A Gill family proposal to build housing in South Park is moving ahead with some changes from what the family originally proposed in January.
One thing, though, has not changed.
“We think this project is in the right place, at the right time and for all the right reasons,” Nikki Gill said in a video played during a virtual neighborhood meeting Thursday.
The Gills’ original proposal would have seen the family pursue a rezone for 100 acres on the northwest corner of the Jackson Hole Hereford Ranch. That would have allowed them to develop a maximum of 488 lots with 7,500- and 2,850-square-foot caps on lot size and maximum building size, respectively. Those limits, they argued, would keep things affordable for the local workforce.
The meeting Thursday showed that the family is now pursuing a rezone on only 74 of those 100 acres: the southern portion currently zoned for rural development.
As proposed, those 74 acres could see about 312 lots developed with the same lot size and square footage caps as originally presented. Each lot could also include a 500-square-foot accessory residential unit, or ARU, which would be available for rental. Susan Johnson, a planning consultant working with the family, said rentals would be “restricted to people who work in Teton County.”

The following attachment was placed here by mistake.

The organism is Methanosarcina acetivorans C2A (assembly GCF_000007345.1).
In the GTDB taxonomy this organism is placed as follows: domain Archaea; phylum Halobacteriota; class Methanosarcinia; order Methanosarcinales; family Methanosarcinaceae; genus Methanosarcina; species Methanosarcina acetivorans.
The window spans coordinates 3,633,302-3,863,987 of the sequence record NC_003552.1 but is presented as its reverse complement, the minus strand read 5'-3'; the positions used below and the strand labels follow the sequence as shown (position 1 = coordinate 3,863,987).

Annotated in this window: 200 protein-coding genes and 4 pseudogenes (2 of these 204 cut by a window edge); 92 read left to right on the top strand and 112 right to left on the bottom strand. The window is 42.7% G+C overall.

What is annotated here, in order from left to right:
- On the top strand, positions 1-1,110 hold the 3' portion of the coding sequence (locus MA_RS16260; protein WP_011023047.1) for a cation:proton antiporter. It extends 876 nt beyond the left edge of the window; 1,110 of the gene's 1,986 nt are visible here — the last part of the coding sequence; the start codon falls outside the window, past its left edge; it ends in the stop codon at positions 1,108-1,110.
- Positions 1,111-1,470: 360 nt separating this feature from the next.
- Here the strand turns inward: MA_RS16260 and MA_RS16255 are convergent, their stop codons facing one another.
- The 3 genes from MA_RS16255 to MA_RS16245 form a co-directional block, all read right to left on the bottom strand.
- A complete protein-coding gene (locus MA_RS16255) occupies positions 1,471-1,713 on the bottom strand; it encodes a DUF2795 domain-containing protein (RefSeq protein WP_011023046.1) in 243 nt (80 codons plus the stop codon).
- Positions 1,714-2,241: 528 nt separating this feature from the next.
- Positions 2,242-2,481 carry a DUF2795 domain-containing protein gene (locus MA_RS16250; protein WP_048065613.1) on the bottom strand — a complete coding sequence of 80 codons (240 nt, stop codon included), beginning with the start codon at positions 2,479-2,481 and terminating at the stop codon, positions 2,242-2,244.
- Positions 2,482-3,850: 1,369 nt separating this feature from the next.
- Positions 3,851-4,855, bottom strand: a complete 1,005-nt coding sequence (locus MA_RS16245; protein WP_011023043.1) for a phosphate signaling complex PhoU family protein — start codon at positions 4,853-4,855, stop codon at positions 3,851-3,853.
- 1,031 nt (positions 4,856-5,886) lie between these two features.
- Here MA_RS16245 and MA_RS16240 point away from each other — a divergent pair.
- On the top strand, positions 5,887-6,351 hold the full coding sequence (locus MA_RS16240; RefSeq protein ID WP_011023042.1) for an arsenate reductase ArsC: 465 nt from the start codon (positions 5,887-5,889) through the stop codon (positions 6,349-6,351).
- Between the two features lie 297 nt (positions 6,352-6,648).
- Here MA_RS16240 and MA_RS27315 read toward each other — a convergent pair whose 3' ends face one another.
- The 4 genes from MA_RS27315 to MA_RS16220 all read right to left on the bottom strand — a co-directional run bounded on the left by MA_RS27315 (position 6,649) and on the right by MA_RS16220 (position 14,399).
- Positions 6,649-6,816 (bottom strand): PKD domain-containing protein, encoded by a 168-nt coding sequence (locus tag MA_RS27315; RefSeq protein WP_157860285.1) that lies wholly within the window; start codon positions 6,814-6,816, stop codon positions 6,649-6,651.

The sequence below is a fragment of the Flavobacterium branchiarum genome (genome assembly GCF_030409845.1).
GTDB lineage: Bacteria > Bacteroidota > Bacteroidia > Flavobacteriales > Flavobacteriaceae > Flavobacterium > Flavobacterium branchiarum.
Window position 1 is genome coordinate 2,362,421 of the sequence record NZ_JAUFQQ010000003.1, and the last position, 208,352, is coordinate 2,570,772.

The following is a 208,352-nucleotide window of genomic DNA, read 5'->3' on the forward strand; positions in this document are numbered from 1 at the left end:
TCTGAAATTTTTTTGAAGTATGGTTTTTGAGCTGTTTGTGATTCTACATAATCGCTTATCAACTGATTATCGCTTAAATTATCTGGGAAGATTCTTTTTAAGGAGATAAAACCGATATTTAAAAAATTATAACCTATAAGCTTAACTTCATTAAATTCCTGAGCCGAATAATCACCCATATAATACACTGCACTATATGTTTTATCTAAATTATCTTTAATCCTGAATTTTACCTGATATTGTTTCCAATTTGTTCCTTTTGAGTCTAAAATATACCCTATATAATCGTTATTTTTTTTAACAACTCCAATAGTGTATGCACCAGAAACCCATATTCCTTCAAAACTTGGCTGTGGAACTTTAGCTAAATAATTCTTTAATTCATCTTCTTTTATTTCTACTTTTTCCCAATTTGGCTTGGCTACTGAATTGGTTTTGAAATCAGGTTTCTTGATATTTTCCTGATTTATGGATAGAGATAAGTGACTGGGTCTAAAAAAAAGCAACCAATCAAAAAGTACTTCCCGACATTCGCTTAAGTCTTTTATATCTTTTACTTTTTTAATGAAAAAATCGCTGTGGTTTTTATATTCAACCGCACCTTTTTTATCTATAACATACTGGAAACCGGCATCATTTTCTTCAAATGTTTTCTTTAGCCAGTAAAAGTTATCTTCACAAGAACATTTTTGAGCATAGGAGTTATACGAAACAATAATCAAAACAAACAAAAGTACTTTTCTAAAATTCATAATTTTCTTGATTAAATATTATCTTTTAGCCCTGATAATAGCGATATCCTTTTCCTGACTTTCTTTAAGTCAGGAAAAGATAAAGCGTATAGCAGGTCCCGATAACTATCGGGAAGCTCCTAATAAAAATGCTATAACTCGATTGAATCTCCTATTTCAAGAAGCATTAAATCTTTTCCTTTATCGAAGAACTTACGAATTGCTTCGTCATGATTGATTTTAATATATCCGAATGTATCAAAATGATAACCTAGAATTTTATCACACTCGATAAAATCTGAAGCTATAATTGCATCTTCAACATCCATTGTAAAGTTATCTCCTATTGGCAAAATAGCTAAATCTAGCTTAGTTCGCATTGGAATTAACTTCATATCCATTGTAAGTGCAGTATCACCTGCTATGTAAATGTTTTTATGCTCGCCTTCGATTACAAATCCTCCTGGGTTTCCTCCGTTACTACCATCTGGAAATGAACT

A northern, 26-acre parcel zoned for suburban development included in the original plan was not included Thursday. If developed, those 26 acres could see up to 83 larger lots with 12,000-square-foot lot sizes allowing up to 4,200 square feet of floor area.
Asked what would happen with those acres, Johnson said that area “is not part of this project any longer.”
“It’s not part of the rezone, and it’s just staying as is for now,” she said.
Thursday’s meeting also provided some clarity about the number of deed restrictions the family is proposing: 65% of properties in the rezoned area, which pencils to just over 200 units.
In January the only units proposed for deed restrictions were 30 or 40 set to be gifted to Habitat for Humanity of the Greater Teton Area.
“We’re committed to deed restricting permanently 65% of the lots to ensure that they’re available to the community members in perpetuity,” said Amberley Baker, the lawyer working on the project.
She invited people with thoughts on the type of deed restriction they’d like to see in the development to email the team at firstname.lastname@example.org.
Thursday’s meeting was a procedural requirement leading up to a formal rezone application submission. The Gills plan to submit their rezone application this spring and follow that submission with a neighborhood transportation planning process this fall.
Both steps would be the first few in a long process, even if the Gills’ planning efforts proceed unencumbered by ongoing discussions about a government-led planning effort for northern South Park (see story on page 2).
The family hopes to hear from county commissioners by the end of the year and then begin the formal permitting process, which will require at least one environmental assessment and more public meetings.
“This is the start of a two-year conversation,” said Liz Brimmer, a spokeswoman for the family.
Thursday’s meeting, she added, will be “one of many.”